A Quiet Revolution at a Storied British Yacht Builder
Antony Sheriff came to Princess yachts three years ago, not long after leaving McLaren Automotive. He expected to bring lessons learned from making supercars to yacht manufacturing, a hidebound business famous for losing money the old-fashioned way—hand over first when times got tough.
The timing of the turnaround couldn’t be better. The current economic climate, with a growing class of super-rich, has been good for the yacht trade, and Princess, which earned almost £30 million ($36 million) on revenue of some £340 million in 2018, has been among the lucky beneficiaries. Its books are filled through the year and well into 2020, with more than £700 million in commissions. To match record boat sales, record-high employment of 3,200 makes Princess one of the U.K.’s largest specialist manufacturers, overtaking Aston Martin.
Princess was sinking financially as recently as 2015, with a £19 million loss. L Capital 2 FCPR—a private investment fund underwritten by LVMH, the owner of luxury brands like Louis Vuitton and Dom Perignon—had acquired the company 11 years ago from its founder, David King.
The new owners, along with the family investment house of billionaire Chairman Bernard Arnault, brought fiscal muscle and a necessary modicum of patience to the task of righting the respected builder of sturdy, but slightly dull, luxury craft. A £100 million, five-year turnaround plan started in 2016 and coincided broadly with the announcement of a partnership between LMVH and Catterton, the wealthy Greenwich, Connecticut-based private equity firm, an association known as L Catterton. It controls the yacht maker today. Sheriff joined not long after the deal was done.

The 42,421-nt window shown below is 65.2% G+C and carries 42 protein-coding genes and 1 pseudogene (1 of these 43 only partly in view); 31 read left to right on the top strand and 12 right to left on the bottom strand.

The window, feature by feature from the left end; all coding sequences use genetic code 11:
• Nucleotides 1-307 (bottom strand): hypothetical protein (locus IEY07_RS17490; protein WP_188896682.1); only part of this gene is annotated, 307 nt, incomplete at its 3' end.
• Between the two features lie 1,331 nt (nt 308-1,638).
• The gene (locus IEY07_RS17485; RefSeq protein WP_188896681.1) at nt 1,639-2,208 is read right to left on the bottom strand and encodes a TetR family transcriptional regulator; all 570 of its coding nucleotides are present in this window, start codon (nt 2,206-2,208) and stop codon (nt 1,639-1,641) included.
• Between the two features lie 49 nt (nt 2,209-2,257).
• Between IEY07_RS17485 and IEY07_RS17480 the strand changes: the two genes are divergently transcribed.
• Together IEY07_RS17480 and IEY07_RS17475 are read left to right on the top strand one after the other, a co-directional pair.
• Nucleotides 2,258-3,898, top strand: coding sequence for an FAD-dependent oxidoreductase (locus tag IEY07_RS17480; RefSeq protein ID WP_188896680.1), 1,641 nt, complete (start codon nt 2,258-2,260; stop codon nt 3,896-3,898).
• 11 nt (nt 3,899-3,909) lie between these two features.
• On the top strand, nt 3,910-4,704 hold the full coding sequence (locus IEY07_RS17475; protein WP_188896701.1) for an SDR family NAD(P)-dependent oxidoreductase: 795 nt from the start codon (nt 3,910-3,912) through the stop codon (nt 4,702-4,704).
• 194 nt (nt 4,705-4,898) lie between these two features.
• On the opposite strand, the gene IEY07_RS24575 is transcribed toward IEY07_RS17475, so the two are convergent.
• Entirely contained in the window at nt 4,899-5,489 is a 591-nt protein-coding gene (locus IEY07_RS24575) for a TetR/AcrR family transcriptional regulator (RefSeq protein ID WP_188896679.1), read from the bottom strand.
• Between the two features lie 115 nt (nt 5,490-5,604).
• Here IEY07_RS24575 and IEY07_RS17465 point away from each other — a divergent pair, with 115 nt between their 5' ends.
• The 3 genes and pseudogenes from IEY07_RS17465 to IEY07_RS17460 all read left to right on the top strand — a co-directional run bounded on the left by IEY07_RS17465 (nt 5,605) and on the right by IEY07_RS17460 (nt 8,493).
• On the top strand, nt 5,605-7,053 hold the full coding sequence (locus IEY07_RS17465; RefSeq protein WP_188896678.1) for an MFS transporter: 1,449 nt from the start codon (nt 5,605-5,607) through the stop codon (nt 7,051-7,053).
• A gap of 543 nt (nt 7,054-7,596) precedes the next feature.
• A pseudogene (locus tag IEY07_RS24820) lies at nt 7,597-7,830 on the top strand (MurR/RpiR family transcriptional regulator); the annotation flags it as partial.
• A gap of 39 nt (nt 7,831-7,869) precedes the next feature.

“When I got here I thought, ‘We’ve got an amazing facility with people with 50 years of experience working in it. We make everything ourselves. We’re vertically integrated to a ridiculous extent,’” he says in an interview. “And then I looked around and realized, ‘Well there’s nobody else within 200 miles who can make this stuff anyway.’” So with outsourcing off the table, hand-craftsmanship became a marketing line. “Our brand is no longer ‘Princess.’ It’s ‘Princess, crafted in Plymouth,’” he says.
Some 75% or more of each Princess yacht is made on site—all the way down to wire harnesses and fuel tanks. “We really do have little old ladies and little old men and young men and young women making everything,” Sheriff says. “The customers come and they see not just a boat being assembled with purchased parts, but they see sheets of wood coming in and being transformed into this beautiful furniture.”
Sheriff, a 56-year-old with American and Italian roots, grew up in New England but has lived much of his adult life in England. He started at Chrysler before moving to Fiat, then jumped to a top role at McLaren in 2003. He is credited with the successful launch of the F1 constructor’s first 21st century road car, the MP4-12C, and its £1.3 million P1 petrol-electric hypercar. But he clashed with then-company chairman, Ron Dennis, as, it is fair to say, did many others whose path crossed that of the successful race team owner.